So, what exactly is the story of Purim? It involves kings and queens, good guys and bad guys, banquets and drinking, and, well, drinking. Purim celebrates Queen Esther of Persia foiling the evil vizier Haman’s plot to destroy the Jews. This holiday is very joyous and celebratory, and possibly akin to a Jewish Mardi Gras. You get to dress up, drink, party, and just have fun.On Purim, it is traditional to make these triangle cookies filled with either jam or chocolate or poppy seeds etc. Hamentaschen are named for Haman, the villan of Purim. Some call these cookies Oznei Haman or “Haman’s ears.” Haman was also known for his triangular hat, and thus we now make triangular cookies to uh…eat the bad guy? The name “Hamentaschen” could also be a corruption of the Yiddish word montashn or the German word mohntaschen, both meaning poppyseed-filled pouches (from Wikipedia).

The pouches that I made this year did not have poppy seeds in them. Instead I filled some with homemade lime curd, some with homemade (by my buddy Tim) ginger and pear jam, and some with Nutella. Pretty freaking delicious if I say so myself.

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So this year I made two versions: one was vegan and one was not vegan. I liked them both so much, in fact I could not decide which I liked better. I guess I will just have one of each. Enjoy and Happy Belated Purim!

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The vegan Hamentaschen, with ginger and pear jam
Vegan Hamentaschen Dough
Recipe from Emily Weingarten

I really enjoyed the subtle flavor of the brown sugar in this dough. Really great vegan recipe!

2 cups unbleached flour
1 ½ tsp. baking powder
½ cup non-hydrogenated vegetable oil spread (such as Earth Balance)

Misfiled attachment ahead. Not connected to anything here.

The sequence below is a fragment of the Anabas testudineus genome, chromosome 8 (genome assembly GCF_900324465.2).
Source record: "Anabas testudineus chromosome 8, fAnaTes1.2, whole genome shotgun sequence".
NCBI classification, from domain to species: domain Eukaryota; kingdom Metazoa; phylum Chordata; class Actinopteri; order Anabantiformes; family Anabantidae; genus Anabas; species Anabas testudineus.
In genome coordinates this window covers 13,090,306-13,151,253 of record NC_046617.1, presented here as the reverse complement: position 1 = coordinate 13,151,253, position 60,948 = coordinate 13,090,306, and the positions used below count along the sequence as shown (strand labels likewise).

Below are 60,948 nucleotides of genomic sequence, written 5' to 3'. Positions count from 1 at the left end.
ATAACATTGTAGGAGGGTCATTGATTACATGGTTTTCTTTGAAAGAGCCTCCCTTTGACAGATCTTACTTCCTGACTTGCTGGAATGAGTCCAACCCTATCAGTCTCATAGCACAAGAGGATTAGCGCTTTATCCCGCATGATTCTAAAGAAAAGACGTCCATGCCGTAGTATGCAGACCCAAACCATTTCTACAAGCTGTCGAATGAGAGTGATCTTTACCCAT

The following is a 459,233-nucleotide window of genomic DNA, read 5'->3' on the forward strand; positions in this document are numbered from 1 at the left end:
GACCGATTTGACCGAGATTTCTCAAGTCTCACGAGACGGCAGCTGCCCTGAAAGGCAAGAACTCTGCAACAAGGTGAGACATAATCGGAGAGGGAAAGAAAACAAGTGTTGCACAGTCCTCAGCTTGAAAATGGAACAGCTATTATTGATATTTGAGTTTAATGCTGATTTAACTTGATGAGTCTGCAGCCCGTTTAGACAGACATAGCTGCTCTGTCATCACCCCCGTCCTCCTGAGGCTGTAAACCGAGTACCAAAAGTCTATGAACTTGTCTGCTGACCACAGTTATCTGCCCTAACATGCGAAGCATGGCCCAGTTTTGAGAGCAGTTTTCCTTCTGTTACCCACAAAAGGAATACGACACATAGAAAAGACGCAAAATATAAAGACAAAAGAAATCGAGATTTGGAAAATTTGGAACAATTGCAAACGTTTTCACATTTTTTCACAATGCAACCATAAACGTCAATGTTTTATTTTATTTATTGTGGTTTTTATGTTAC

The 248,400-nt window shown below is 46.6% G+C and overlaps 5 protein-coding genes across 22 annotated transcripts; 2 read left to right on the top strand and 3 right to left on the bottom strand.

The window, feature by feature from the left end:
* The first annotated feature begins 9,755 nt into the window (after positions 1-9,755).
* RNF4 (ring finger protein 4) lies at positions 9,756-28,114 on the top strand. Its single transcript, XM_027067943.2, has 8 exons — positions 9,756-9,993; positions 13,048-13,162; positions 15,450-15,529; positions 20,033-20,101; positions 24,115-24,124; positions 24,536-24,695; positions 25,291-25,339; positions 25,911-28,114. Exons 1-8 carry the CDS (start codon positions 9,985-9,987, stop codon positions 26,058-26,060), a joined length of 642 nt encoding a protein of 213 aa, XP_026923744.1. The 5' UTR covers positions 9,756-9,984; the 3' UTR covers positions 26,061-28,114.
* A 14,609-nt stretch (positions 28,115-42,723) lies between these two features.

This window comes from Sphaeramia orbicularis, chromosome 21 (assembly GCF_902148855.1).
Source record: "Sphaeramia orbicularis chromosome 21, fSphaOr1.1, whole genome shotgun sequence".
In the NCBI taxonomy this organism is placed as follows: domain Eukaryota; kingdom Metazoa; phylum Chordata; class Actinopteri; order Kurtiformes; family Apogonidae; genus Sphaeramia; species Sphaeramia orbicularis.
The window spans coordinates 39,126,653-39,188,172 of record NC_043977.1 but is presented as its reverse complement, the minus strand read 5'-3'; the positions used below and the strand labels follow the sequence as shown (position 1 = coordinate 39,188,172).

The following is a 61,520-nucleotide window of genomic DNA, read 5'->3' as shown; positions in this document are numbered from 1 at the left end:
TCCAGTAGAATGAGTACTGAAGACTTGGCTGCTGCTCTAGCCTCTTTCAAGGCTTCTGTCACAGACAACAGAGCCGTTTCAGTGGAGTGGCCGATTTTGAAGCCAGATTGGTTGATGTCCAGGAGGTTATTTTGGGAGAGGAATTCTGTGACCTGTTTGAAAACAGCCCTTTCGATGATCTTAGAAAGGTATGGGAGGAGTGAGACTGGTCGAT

¾ cup brown sugar
¼ cup soymilk

Your choice of filling. Suggestions include: any flavor fruit preserves or butter, chocolate, poppyseed filling…

  1. Mix together the flour and baking powder in a medium bowl and set aside.
  2. In a large bowl, cream the vegetable oil spread, brown sugar and soymilk. Mix in the dry ingredients. Chill dough for 6 hours or overnight (I just chilled for a few hours and my dough was A-okay).
  3. On a floured surface, roll dough ¼ inch thick. Use a 3-inch cookie cutter or drinking glass to cut circles in the dough. Place a small amount of filling in the center of each circle. Pinch three corners of the dough to form a triangular-shaped cookie with a small hole in the center.
  4. Bake on a lightly oiled cookie sheet at 375 degrees for 10-12 minutes or until golden brown. Cool on wire racks.

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Jean’s Award-Winning Hamentaschen Dough Recipe

Recipe adapted from Jean, a family friend/winner of the synagogue’s Hamentaschen baking challenge

1 stick of butter, softened
3/4 cup sugar
1 egg
1 Tablespoon lemon juice
1/2 teaspoon vanilla extract
a pinch of salt
1 teaspoon baking powder
2 cups all purpose flour

Filling of your choice

1. Beat together butter and sugar. Add the egg. Add the lemon juice and vanilla.
2. Combine salt, baking powder, and flour. Add this to the butter mixture.
3. Wrap the dough in plastic and chill for at least an hour.
4. Roll out your dough, cut into circles, fill the circles, pinch your edges to look like a triangle (make sure you pinch your ends together tightly otherwise they will open in the oven).
5. Bake in a 350 degree oven for 20-25 minutes.